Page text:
Voluntary compliance letters


What voluntary compliance letters are about

We believe you may not have met your U.S. tax filing and reporting requirements. Review your tax records to ensure you have correctly met all your U.S. federal income tax filing and reporting obligations.

This isn't an audit of your tax return or of your failure to file one. This inquiry doesn't constitute an examination under Internal Revenue Code Section 7605(b) or a contact regarding an examination under Treasury Regulation 1.6664-2(c)(3)(i)(A) for purposes of defining a qualified amended return.

This guidance is for the following voluntary compliance letters:

  • Letter 3947
  • Letter 6160
  • Letter 6173
  • Letter 6174 and Letter 6174-A
  • Letter 6185
  • Letter 6272
  • Letter 6321
  • Letter 6336
  • Letter 6338
  • Letter 6433
  • Letter 6489
  • Letter 6253 and Letter 6253-A
  • Letter 6159
  • Letter 6198
  • Letter 6290
  • Letter 6368 and Letter 6368SP
  • Letter 6585
  • Letter 6607
  • Letter 6608

What you need to do

Follow instructions given in letter you received.

If you're currently under audit or have other matters before the IRS, you should consult with your examiner or point of contact.

You may want to

Frequently asked questions

Yes. Follow the instructions given in the specific letter you received on how to get an extension.

The forms listed can be found on the IRS website by searching under Forms and Instructions.

No. Generally, you cannot fax or email a response unless the letter you received specifically says fax or email is available.

The IRS cannot advise you on whether to hire or consult a representative or provide tax or legal advice.

Carefully read and follow the instructions in your letter stating where amended returns or any other returns listed should be filed. Also, to assure proper processing, look for any wording that may be required to be written at the top of the first page of your return.

We do not provide status or acknowledge receipt of your response. The U.S Postal Service provides proof of delivery on items sent by registered or certified mail. Delivery services such as UPS and FedEx provide an option for tracking delivery status. We may contact you if additional information is needed.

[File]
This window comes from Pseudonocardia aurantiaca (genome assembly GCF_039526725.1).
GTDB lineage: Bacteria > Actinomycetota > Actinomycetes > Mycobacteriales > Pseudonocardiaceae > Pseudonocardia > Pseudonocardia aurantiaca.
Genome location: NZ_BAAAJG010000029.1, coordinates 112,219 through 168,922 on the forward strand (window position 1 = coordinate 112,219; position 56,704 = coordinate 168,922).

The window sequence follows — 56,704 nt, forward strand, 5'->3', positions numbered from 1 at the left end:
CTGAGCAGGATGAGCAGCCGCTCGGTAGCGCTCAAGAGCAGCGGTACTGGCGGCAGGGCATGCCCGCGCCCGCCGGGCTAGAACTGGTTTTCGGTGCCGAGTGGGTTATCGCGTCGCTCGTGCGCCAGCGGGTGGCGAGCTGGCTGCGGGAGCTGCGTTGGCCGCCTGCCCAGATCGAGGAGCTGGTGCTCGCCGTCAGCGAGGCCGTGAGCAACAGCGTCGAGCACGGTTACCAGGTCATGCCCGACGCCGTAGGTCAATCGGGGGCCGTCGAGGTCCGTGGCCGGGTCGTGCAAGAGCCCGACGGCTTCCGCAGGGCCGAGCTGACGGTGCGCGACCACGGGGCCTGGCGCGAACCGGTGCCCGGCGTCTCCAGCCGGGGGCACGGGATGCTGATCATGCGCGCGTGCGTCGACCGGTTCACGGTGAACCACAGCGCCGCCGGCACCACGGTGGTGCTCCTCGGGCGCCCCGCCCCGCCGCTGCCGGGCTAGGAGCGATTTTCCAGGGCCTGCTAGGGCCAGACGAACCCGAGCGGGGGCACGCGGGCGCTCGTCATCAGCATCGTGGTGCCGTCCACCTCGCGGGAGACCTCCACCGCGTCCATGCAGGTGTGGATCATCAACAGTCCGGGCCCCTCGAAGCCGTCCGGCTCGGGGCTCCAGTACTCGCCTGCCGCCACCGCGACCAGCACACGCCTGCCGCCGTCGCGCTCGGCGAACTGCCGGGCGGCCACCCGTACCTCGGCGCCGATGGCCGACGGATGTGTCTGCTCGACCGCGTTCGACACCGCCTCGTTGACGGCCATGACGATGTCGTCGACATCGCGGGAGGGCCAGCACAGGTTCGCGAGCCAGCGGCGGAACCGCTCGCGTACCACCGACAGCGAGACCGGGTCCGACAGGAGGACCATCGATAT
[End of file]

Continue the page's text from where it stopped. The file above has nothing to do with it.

See Identity Theft Victim Assistance: How It Works for more information about how the IRS can help you.

Follow Form 2848 filing instructions, unless the specific letter lists another fax number.

How to get help

A call back number is listed on the first page of each letter to assist taxpayers with procedural questions.

The IRS cannot provide tax or legal advice or advise a caller what actions to take.

Please consider the following when calling:

  • Prior to calling, get the letter number shown on bottom right corner of first page, for example, Letter 1234.
  • Speak slowly, pronouncing your name and phone number distinctly, so the correct number and name is retrievable. Stating your phone number twice helps assure it is properly recorded.
  • Leave a specific procedural question. IRS personnel may leave a voice mail with the answer to your procedural question in case you aren’t available to take the call.
  • Three attempts to respond to a call will be made within 3-5 business days.
  • Do not use a spam blocker if you are expecting a call back with a response to your questions. If you block caller identification, you may not see a call is from the IRS.